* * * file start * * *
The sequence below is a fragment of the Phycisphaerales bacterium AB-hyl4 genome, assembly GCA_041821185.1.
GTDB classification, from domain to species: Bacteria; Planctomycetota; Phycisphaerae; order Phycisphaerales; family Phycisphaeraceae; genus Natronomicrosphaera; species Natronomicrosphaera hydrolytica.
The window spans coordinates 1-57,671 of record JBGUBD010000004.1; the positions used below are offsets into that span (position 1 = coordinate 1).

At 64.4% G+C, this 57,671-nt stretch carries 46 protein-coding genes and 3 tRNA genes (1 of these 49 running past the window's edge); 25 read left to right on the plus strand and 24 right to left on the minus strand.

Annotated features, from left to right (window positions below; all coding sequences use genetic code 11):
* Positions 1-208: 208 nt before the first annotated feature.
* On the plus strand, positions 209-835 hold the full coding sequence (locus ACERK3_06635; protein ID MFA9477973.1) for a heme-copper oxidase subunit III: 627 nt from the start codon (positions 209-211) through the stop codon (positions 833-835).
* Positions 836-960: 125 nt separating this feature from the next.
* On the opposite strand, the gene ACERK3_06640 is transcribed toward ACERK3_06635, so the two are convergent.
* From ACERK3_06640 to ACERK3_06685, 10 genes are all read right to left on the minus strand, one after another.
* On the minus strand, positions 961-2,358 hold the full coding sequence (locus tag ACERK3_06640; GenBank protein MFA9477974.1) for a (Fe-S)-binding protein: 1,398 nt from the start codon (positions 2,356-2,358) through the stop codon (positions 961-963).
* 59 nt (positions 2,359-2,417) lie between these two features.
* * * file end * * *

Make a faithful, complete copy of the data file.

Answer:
The sequence below is a fragment of the Phycisphaerales bacterium AB-hyl4 genome, assembly GCA_041821185.1.
GTDB classification, from domain to species: Bacteria; Planctomycetota; Phycisphaerae; order Phycisphaerales; family Phycisphaeraceae; genus Natronomicrosphaera; species Natronomicrosphaera hydrolytica.
The window spans coordinates 1-57,671 of record JBGUBD010000004.1; the positions used below are offsets into that span (position 1 = coordinate 1).

At 64.4% G+C, this 57,671-nt stretch carries 46 protein-coding genes and 3 tRNA genes (1 of these 49 running past the window's edge); 25 read left to right on the plus strand and 24 right to left on the minus strand.

Annotated features, from left to right (window positions below; all coding sequences use genetic code 11):
* Positions 1-208: 208 nt before the first annotated feature.
* On the plus strand, positions 209-835 hold the full coding sequence (locus ACERK3_06635; protein ID MFA9477973.1) for a heme-copper oxidase subunit III: 627 nt from the start codon (positions 209-211) through the stop codon (positions 833-835).
* Positions 836-960: 125 nt separating this feature from the next.
* On the opposite strand, the gene ACERK3_06640 is transcribed toward ACERK3_06635, so the two are convergent.
* From ACERK3_06640 to ACERK3_06685, 10 genes are all read right to left on the minus strand, one after another.
* On the minus strand, positions 961-2,358 hold the full coding sequence (locus tag ACERK3_06640; GenBank protein MFA9477974.1) for a (Fe-S)-binding protein: 1,398 nt from the start codon (positions 2,356-2,358) through the stop codon (positions 961-963).
* 59 nt (positions 2,359-2,417) lie between these two features.